Intermittent Fasting May Help Immune System's Natural Killer Cells Fight Back Against Cancer

Intermittent Fasting May Help Immune System's Natural Killer Cells Fight Back Against Cancer

Pixabay / Mabel Amber

Intermittent fasting has been linked with improved brain function, heart health, and weight loss. What can it do for cancer? Research has been looking into how it may help starve out cancer cells by depriving them of the nutrients they need to grow, but a new study says it may also help reprogram the immune system to better fight tumors and survive in environments where they exist.

Research recently published in the journal Immunity looked at how intermittent fasting impacted natural killer (NK) cells and their ability to fight tumors. NK cells help limit the spread of cancer and infections by targeting harmful cells. Unlike T cells, they can recognize a threat before being exposed to it.

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To see how fasting impacted these cells, a team of researchers from Memorial Sloan Kettering Cancer Center deprived mice of food for two 24-hour periods each week and let them eat freely the rest of the time. While they fasted, the mice had the same response as humans typically do: lower levels of glucose and higher levels of lipids, or fatty acids. During this time, NK cells in the spleen learned to consume lipids rather than glucose. This helped them survive in the tumor environment.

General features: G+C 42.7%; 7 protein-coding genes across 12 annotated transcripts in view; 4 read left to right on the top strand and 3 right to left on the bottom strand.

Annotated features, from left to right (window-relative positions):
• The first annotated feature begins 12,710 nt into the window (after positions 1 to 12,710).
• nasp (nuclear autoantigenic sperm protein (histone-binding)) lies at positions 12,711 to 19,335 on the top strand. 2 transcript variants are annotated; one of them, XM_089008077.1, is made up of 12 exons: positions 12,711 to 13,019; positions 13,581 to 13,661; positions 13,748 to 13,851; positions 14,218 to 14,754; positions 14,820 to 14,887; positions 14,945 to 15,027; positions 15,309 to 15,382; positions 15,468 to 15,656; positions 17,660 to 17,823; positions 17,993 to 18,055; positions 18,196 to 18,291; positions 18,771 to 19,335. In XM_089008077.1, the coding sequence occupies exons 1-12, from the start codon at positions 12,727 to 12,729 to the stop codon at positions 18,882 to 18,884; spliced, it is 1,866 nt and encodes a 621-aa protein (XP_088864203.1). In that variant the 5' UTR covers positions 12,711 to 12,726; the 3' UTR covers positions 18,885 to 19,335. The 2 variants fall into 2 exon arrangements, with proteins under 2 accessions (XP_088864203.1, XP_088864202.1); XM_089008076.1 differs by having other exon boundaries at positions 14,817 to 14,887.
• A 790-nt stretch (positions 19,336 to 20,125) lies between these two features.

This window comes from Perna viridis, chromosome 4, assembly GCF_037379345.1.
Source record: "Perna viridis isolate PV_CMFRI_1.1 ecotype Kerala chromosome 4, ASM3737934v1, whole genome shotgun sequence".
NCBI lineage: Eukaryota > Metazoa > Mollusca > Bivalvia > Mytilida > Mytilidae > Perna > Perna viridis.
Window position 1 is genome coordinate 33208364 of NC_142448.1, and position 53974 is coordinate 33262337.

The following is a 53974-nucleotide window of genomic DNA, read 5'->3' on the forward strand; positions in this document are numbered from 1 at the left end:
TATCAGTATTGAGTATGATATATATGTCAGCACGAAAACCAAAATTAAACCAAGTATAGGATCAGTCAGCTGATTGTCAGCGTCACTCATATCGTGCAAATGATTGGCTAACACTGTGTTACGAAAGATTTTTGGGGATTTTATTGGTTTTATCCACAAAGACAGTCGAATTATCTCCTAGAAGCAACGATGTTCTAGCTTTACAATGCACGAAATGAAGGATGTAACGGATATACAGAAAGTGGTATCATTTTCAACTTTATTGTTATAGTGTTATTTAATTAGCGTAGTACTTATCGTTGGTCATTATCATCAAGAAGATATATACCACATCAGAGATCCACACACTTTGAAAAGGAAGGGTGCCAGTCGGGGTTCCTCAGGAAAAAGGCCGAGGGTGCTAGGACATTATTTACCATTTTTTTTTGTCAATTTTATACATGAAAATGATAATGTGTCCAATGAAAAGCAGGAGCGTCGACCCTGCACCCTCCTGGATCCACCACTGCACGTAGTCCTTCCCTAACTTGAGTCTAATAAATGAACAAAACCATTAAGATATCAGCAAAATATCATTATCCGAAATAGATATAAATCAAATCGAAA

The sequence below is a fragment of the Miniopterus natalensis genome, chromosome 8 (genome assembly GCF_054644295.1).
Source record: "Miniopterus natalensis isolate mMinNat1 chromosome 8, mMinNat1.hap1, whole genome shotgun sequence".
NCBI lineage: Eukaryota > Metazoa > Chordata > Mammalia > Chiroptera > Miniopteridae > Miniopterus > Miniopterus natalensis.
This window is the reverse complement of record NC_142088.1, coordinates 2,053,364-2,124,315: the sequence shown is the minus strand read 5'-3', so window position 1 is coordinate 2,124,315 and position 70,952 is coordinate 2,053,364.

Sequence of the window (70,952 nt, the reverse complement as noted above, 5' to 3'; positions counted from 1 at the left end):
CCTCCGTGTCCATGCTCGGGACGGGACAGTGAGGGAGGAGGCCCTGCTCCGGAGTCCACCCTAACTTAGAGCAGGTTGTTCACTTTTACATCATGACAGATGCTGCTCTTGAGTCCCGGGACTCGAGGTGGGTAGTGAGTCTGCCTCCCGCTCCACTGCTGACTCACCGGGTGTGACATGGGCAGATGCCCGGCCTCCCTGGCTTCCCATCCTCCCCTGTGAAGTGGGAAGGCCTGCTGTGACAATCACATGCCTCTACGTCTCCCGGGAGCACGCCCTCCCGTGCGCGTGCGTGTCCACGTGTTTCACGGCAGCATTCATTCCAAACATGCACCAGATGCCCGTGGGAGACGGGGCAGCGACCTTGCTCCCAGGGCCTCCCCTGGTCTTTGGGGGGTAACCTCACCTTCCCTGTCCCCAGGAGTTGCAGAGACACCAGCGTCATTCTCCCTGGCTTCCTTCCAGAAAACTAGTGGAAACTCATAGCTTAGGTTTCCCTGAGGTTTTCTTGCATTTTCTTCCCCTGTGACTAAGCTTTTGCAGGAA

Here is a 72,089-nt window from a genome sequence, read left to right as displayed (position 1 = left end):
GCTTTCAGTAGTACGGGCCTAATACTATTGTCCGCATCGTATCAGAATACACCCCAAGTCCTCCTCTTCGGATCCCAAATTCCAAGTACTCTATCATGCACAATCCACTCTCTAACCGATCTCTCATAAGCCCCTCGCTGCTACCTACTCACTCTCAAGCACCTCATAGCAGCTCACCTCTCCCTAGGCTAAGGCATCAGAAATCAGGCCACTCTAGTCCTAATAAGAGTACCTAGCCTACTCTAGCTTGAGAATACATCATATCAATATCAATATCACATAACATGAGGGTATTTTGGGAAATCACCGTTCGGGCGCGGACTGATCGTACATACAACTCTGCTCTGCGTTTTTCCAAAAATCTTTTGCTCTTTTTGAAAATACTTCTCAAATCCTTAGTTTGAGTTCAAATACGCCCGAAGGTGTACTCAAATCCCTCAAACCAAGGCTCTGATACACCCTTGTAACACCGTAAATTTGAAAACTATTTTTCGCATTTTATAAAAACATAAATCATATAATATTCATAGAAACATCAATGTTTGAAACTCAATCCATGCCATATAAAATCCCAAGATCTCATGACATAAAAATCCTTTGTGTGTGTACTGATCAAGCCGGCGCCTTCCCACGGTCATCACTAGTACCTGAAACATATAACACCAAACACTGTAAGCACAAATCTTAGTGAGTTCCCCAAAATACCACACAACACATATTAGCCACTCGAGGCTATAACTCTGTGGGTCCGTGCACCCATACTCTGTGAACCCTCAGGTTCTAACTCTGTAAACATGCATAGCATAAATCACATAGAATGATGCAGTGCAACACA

Dr. Joseph Sun, senior author and immunologist, explains, “Tumors are very hungry. They take up essential nutrients, creating a hostile environment often rich in lipids that are detrimental to most immune cells. What we show here is that fasting reprograms these natural killer cells to better survive in this suppressive environment.”

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In other parts of the body, NK cells went from peripheral tissues to bone marrow, which exposed them to higher levels of a signaling protein called Interleukin-12. This helped them produce a cytokine that helps with their anti-tumor response. It’s currently unclear if the same cells learned both behaviors, or if they were different groups altogether.

While the team says more research is needed into how intermittent fasting can impact human cancer patients, blood tests have shown that fasting redistributed NK cells in a similar way. This provides hope that fasting may one day help improve immunotherapy.

Going forward, the researchers say the topic can be studied further by determining whether fasting is safe for cancer patients or if there may be a way to promote these NK cell reactions without fasting.

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You can read the whole study here.

Michelle Milliken

Michelle has a journalism degree and has spent more than seven years working in broadcast news. She's also been known to write some silly stuff for humor websites. When she's not writing, she's probably getting lost in nature, with a fully-stocked backpack, of course.

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